forced drought in detroit

forced drought in detroit

The Detroit Water and Sewerage Department is knocking on doors—not to collect what is owed—but to turn off the water at any homes owing at least $150, or who are behind on two months worth of water payments. Yes, you need to pay your bills. And if you don’t pay those bills, those services are taken away. Water, however, isn’t a service. Safe access to clean water is a basic human right. The lack of running water in a home is grounds for being charged with child neglect.

So far, over 17,000 homes in Detroit have had their water turned off. Detroit Water and Sewerage Department spokesman Bill Johnson estimates 89,000 customers owe near $91M to the city of Detroit, and are under threat of losing their access.  Amid rallies, protests, and public outcry, the department has put a hold on turning off water for 15 days, as of July 21. They insist this is not permanent and is only to give the city a chance to conduct outreach to residents about their options.

The city is working with residents to put them on payment plans, and says they will work with anyone who genuinely cannot pay their bill. With 38.1% of Detroit’s population under the poverty line, how do you decide who is destitute enough to be worthy of access to clean water and who is not? In the meantime, neighbors are borrowing from neighbors. People are spending money they don’t have on bottled water to keep their children hydrated. Some are even turning a profit by illegally turning the water back on. When those residents are caught with water turned back on, they are fined a hefty fee.

Last year, the city of Detroit filed for bankruptcy. They need the money. The city began shutting off water as debt piled up, but has been targeting individuals and not the companies in Detroit that also owe, to the tune of an estimated $30M. Is anyone knocking on the doors of the hockey arena, the football stadium, the high-end golf course, or the commercial businesses? Is the city turning off their water? The answer is a resounding, “No.”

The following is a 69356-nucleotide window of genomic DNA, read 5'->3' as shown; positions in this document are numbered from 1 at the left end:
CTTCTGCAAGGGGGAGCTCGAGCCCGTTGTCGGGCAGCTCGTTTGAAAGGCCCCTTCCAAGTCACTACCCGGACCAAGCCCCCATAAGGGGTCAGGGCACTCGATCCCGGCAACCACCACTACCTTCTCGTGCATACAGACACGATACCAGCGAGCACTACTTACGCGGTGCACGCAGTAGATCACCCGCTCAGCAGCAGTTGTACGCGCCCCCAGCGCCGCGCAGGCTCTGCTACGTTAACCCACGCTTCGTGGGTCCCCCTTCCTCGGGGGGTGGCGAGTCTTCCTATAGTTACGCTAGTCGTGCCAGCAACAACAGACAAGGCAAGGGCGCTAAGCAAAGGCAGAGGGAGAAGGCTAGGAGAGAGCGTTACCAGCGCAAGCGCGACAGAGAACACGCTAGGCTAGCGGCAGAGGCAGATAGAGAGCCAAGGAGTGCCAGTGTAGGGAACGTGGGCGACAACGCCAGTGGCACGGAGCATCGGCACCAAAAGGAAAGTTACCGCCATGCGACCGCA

A group has started an online campaign to bring attention to this issue. More importantly, they are working directly with the Detroit Water and Sewerage Department to link those who need assistance with those who are willing to give.

Turn on Detroit’s Water takes your email address and asks you to indicate the amount you would like to pay. They then match you with a Detroit resident in need. After you verify the account and payment due, your donation goes straight to the Detroit Water and Sewerage Department on behalf of the resident.

Aggregate made a donation and it couldn’t have been easier—or more rewarding. So many of us say if our neighbors were in need we would help them in a heartbeat. Here’s your chance.

Image by Mike Boening. This work is licensed under a Creative Commons Attribution-NonCommercial-NoDerivs 3.0 Unported License.

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